Brexit Bulletin: Buckle Up
(Bloomberg) -- Today in Brexit: Welcome to 2019. We could be in for a bumpy ride.
The new year is traditionally a time for renewed hope and lofty expectations. Unfortunately for Theresa May it seems that, on Brexit at least, nothing has changed.
The prime minister’s deal remains unpopular, her Northern Irish allies still have objections, and the European Union continues to be firmly against a renegotiation. London’s New Year’s Eve fireworks sparked yet another Brexit row, while U.K. consumers remain on edge, with a report yesterday suggesting their confidence is the lowest since 2013.
So far, perhaps the biggest difference for 2019 is that we all now need to say — as legal commentator David Allen Green pointed out on Jan. 1 — Britain is now due to leave the EU on March 29 this year, rather than next year.
Ever the optimist, May attempted to strike an upbeat tone in her New Year’s message, urging Britons to put aside the divisions that have riven the U.K. at least since the referendum in 2016.
The country has all it needs to “thrive” after leaving the EU, May said, and can “turn a corner” if Members of Parliament back her deal. Lawmakers are finally set to have their say on the much-maligned plan in the week of Jan. 15. If it’s voted down, the prime minister will face yet another crisis, while the exit date will creep ever-closer.
With the clock ticking, today’s papers reflected the growing risk of a no-deal. The Telegraph reported that Tory members would be comfortable with such an outcome, the Independent examined the impact on universities, and the Guardian focused on what that might mean for security in Northern Ireland.
So that’s where we are. With Brexit likely a taboo subject at Christmas dinner tables up and down the land, you can be forgiven for switching off during the festive season. In case you did, here’s a quick round-up of what you might have missed.
Britain’s bickering politicians — and the Brexit Bulletin — will resume normal service on Monday.
Brexit in Brief
Barclay Message | A second referendum on leaving the EU would result in further disunity in Britain, Brexit Secretary Stephen Barclay was quoted as saying in an interview with Germany’s Die Welt newspaper.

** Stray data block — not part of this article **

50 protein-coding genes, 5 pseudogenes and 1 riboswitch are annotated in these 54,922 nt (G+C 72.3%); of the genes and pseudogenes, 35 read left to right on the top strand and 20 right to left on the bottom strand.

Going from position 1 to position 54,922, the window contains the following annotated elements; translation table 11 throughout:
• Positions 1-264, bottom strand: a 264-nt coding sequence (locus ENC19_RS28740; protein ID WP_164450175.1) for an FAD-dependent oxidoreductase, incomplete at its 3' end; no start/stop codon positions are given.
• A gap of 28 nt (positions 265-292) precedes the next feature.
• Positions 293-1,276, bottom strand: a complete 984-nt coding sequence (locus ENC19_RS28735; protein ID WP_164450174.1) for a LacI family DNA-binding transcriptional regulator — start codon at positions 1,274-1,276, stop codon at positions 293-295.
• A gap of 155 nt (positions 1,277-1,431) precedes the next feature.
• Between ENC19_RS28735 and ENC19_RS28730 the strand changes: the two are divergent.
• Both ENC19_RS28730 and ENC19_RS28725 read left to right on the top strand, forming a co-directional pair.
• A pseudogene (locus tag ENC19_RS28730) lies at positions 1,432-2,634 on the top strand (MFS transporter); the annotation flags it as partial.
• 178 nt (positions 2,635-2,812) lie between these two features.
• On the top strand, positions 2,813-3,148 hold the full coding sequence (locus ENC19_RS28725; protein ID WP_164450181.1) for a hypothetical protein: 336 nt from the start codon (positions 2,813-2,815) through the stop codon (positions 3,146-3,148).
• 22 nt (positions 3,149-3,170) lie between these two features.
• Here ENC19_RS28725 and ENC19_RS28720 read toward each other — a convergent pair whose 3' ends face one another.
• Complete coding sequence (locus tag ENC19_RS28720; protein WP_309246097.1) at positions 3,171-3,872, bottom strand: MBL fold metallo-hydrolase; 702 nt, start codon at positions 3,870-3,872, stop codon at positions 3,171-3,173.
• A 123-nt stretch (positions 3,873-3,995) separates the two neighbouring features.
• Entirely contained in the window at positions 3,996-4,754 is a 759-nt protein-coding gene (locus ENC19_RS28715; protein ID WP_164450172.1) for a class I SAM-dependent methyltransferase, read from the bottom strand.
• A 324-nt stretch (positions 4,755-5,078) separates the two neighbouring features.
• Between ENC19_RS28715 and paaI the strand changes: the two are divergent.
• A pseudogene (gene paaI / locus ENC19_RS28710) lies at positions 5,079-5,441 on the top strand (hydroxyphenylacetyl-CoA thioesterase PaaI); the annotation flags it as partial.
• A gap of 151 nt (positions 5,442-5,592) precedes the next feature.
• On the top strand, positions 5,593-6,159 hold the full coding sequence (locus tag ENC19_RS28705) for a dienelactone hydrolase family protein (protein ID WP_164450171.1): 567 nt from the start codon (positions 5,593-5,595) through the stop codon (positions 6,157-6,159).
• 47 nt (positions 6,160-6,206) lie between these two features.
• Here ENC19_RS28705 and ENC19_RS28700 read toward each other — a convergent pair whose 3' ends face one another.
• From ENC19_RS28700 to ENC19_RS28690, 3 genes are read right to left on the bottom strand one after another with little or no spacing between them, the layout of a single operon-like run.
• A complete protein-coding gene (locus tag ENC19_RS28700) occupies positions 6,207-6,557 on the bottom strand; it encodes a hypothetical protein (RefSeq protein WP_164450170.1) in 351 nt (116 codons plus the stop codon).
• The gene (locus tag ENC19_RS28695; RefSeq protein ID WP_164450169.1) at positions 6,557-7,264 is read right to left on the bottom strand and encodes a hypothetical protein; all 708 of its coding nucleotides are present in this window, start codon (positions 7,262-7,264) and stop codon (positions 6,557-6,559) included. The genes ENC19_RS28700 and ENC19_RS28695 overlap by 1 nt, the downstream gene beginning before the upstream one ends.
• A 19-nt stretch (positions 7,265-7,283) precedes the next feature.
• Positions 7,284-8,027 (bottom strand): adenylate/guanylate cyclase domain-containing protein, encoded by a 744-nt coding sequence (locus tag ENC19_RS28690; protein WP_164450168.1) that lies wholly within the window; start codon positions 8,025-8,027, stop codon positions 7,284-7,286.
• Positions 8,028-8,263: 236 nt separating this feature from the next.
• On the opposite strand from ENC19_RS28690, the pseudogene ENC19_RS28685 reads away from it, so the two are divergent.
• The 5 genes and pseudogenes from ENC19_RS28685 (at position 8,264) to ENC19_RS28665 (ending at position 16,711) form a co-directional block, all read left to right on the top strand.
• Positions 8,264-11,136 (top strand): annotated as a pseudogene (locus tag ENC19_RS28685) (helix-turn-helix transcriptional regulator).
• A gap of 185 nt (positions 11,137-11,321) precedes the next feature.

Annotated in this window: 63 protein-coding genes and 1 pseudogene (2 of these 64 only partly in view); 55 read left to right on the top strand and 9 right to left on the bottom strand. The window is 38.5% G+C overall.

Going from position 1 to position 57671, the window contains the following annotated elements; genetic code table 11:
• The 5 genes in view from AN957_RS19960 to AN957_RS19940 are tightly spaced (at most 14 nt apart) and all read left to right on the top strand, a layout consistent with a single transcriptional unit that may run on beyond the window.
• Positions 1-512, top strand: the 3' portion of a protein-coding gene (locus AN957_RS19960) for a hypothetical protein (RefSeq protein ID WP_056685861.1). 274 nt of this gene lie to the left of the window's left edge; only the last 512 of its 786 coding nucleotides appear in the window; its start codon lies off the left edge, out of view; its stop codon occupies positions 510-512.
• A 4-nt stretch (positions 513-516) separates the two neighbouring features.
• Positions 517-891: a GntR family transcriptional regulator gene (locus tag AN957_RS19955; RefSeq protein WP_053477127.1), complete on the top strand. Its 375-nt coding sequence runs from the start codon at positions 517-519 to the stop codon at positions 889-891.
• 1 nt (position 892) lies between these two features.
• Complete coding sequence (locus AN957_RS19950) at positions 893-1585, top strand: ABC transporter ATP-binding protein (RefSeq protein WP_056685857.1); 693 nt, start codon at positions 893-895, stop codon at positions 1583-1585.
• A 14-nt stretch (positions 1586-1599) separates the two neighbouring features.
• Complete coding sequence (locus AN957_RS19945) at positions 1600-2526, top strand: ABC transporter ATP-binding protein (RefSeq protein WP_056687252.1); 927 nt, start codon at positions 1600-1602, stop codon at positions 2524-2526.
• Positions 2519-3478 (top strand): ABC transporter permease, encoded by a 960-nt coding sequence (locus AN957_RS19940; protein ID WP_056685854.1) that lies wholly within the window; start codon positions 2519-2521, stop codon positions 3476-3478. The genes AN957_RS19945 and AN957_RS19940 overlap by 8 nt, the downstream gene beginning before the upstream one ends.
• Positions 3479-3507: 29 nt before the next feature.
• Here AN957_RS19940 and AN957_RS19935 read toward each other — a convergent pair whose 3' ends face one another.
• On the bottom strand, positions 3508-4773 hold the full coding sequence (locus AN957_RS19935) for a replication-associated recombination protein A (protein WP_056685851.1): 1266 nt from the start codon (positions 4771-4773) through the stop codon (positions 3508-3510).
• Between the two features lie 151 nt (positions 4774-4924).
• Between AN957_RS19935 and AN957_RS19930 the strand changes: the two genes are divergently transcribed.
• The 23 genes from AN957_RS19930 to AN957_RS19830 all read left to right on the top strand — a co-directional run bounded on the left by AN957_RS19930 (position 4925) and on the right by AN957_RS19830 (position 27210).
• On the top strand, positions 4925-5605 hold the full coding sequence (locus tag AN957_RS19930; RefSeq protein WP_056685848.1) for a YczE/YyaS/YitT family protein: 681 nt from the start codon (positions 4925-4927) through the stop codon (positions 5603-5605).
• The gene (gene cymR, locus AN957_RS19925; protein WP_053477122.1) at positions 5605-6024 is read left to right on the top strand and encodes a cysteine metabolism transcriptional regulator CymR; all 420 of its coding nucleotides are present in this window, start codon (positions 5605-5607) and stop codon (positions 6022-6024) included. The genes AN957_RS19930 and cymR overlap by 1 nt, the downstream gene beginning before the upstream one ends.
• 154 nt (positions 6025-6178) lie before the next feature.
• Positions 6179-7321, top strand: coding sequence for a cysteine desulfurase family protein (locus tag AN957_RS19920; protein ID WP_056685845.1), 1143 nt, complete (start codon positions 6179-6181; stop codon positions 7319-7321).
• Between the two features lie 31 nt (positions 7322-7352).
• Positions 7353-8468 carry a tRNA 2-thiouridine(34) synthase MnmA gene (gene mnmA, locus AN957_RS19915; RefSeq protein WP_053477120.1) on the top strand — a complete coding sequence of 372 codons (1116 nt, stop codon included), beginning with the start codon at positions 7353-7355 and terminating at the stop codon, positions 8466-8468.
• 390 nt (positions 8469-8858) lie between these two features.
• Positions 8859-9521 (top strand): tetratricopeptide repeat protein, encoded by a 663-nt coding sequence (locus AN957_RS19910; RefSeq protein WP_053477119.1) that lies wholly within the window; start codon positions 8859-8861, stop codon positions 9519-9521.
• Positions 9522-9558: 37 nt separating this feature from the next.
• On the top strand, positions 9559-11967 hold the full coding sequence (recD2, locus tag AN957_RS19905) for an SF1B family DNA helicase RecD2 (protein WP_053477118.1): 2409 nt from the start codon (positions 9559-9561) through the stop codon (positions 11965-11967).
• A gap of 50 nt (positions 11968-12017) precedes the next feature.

Stepped-Up Stockpiling | U.K. manufacturers are intensifying their stockpiling efforts as they brace for a potentially disruptive Brexit, with factories reporting an almost record increase in their holdings in December, IHS Markit said.
Ferry Unpopular | The government faced intense criticism after it emerged one of the companies contracted to charter ferries in the event of a no-deal Brexit was Seaborne Freight, a startup that doesn’t own ships. The controversy deepened yesterday when it was reported that terms and conditions on the firm’s website appeared to be written for a food delivery company.
Corbyn’s Position | Labour leader Jeremy Corbyn disappointed some of his party members over the holidays, telling the Guardian he would pursue a negotiated Brexit deal even if his party won a snap general election. He doubled down on those comments this week, pushing back against the idea of a second referendum.
May’s Pleas | Theresa May rang her German counterpart Angela Merkel twice in nine days over Christmas as part of a bid to secure more concessions from the EU, the Sun reported.
Temporary Importance | The U.K.’s main focus in Brexit talks is for a definition of the word “temporary” that persuades British lawmakers the country won’t be permanently tied to the bloc’s trade arrangements, according to Foreign Secretary Jeremy Hunt.
Fifty-Fifty Fox | The chances of the U.K. leaving the EU are “50-50” if Parliament rejects May’s withdrawal agreement, International Trade Secretary Liam Fox said in a Sunday Times interview.
Cornish Pubs | A shortage of pub workers in Cornwall is giving an insight into the U.K.’s post-Brexit future, Bloomberg’s Lucy Meakin reports.
Another Delay? | May should delay the vote on her Brexit deal for a second time, former Brexit Secretary David Davis wrote in The Telegraph this week.
Bare Your Teeth | Members of Parliament should take back control of the Brexit process if May’s deal fails, Labour backbencher Chris Leslie wrote in the Evening Standard yesterday.
Bloomberg View | Britain isn’t remotely prepared for a no-deal Brexit, according to the Bloomberg Opinion editorial board.
Want to keep up with Brexit?
©2019 Bloomberg L.P.